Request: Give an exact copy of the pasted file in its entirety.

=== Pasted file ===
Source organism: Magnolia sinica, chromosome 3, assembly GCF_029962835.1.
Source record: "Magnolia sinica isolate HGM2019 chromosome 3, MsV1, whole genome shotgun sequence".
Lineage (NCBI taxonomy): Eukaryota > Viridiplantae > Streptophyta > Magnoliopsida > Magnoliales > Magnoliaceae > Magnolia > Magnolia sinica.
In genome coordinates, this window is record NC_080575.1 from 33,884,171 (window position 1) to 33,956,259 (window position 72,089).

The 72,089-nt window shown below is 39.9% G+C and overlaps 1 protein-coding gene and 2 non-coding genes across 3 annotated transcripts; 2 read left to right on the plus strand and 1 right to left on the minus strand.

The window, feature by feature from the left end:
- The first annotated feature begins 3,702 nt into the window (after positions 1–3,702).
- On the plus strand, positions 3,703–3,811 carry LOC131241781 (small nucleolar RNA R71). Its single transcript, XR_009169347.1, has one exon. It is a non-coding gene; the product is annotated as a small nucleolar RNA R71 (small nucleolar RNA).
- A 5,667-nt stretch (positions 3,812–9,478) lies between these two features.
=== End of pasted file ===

Source organism: Magnolia sinica, chromosome 3, assembly GCF_029962835.1.
Source record: "Magnolia sinica isolate HGM2019 chromosome 3, MsV1, whole genome shotgun sequence".
Lineage (NCBI taxonomy): Eukaryota > Viridiplantae > Streptophyta > Magnoliopsida > Magnoliales > Magnoliaceae > Magnolia > Magnolia sinica.
In genome coordinates, this window is record NC_080575.1 from 33,884,171 (window position 1) to 33,956,259 (window position 72,089).

The 72,089-nt window shown below is 39.9% G+C and overlaps 1 protein-coding gene and 2 non-coding genes across 3 annotated transcripts; 2 read left to right on the plus strand and 1 right to left on the minus strand.

The window, feature by feature from the left end:
- The first annotated feature begins 3,702 nt into the window (after positions 1–3,702).
- On the plus strand, positions 3,703–3,811 carry LOC131241781 (small nucleolar RNA R71). Its single transcript, XR_009169347.1, has one exon. It is a non-coding gene; the product is annotated as a small nucleolar RNA R71 (small nucleolar RNA).
- A 5,667-nt stretch (positions 3,812–9,478) lies between these two features.